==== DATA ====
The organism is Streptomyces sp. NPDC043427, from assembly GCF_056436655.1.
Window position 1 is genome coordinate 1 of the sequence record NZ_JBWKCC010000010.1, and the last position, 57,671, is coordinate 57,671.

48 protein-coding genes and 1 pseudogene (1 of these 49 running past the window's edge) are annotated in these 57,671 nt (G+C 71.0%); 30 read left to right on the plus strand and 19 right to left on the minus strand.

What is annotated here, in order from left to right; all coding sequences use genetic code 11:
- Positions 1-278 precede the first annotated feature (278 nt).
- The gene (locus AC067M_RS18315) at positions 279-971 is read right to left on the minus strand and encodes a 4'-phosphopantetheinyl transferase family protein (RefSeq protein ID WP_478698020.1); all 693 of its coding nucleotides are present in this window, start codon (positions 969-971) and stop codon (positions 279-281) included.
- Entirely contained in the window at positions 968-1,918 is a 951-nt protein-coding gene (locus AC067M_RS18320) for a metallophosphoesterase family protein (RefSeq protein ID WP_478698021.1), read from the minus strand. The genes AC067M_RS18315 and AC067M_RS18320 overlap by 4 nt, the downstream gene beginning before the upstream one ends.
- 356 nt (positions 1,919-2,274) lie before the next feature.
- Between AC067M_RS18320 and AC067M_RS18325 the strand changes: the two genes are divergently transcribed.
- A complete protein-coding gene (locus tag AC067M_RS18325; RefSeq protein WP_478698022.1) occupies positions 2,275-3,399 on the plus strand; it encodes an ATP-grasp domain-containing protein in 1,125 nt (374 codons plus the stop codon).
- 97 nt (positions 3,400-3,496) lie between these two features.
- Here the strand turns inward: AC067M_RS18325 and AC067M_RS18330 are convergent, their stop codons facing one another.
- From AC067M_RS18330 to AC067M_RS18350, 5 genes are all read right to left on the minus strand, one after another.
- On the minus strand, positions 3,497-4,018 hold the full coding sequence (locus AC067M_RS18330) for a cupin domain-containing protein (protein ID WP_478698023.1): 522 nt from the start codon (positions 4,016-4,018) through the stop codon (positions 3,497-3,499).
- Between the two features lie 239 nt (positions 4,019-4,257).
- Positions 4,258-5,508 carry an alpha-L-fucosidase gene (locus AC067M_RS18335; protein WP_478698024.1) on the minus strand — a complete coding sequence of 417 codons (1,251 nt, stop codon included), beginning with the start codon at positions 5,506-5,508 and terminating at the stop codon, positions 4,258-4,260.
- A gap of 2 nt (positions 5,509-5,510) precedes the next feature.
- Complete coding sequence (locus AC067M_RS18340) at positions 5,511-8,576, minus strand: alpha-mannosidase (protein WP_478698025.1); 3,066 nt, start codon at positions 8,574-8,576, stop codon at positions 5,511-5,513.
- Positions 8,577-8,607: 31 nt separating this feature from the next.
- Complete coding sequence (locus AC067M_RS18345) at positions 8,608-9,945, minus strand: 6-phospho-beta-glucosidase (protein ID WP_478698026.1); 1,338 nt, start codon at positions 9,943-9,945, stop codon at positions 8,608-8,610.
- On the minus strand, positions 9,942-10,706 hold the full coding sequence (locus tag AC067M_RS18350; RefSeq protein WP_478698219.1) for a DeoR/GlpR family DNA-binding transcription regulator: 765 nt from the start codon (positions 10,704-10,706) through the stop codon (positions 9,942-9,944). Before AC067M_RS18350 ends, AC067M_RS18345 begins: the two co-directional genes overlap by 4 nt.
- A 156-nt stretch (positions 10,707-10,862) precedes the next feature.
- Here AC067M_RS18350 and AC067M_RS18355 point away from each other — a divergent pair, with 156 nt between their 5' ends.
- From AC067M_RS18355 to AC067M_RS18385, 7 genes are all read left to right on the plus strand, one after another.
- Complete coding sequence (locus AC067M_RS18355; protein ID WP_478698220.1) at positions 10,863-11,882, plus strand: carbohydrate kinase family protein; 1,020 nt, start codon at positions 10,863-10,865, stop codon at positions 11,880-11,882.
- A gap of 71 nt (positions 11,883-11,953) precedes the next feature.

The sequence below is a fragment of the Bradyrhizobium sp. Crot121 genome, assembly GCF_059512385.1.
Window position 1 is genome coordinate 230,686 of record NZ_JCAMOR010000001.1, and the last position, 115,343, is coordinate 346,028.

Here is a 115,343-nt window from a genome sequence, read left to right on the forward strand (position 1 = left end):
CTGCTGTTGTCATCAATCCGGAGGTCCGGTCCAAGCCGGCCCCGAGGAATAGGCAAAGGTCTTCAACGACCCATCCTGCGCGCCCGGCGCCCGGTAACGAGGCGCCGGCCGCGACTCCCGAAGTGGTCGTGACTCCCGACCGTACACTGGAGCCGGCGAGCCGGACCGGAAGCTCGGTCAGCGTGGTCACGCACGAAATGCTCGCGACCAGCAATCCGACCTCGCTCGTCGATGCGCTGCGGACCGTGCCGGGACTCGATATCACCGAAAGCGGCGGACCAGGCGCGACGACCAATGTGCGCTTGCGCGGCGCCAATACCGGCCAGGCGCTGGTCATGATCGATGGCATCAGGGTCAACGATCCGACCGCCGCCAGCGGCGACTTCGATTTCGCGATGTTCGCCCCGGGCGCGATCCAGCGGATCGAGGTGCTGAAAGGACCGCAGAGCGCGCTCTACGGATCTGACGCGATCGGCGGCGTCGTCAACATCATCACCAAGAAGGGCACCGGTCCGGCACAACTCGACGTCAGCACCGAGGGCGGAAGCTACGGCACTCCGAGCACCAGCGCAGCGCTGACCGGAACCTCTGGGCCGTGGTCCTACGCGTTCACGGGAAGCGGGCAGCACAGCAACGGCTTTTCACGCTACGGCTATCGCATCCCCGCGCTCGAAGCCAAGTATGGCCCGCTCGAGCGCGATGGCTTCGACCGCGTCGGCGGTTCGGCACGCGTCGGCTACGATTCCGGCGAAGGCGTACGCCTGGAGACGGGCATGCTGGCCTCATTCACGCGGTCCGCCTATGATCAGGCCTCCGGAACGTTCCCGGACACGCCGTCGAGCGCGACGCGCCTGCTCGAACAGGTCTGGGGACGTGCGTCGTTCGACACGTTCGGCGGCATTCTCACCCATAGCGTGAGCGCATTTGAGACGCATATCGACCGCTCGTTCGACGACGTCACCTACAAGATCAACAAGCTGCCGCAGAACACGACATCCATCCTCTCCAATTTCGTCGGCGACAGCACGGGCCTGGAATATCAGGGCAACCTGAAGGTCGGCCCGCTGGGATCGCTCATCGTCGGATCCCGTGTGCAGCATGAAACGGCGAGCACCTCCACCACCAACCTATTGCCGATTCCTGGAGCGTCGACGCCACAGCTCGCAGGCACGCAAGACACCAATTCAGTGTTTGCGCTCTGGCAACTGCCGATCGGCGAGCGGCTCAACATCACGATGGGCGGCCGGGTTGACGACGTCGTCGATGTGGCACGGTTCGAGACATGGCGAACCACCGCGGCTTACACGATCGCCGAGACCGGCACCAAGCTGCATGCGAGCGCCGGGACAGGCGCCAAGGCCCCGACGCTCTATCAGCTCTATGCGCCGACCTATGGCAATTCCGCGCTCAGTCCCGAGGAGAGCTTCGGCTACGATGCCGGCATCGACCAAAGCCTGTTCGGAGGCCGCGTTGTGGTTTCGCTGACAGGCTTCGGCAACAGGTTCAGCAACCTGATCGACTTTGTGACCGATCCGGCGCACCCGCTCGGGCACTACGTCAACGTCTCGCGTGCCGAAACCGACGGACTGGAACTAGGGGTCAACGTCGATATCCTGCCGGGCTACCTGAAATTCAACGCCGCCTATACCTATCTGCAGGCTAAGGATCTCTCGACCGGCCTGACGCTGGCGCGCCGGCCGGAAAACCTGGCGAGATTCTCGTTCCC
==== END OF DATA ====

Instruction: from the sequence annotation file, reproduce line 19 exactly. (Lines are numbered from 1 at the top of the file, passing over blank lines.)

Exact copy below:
- Positions 8,577-8,607: 31 nt separating this feature from the next.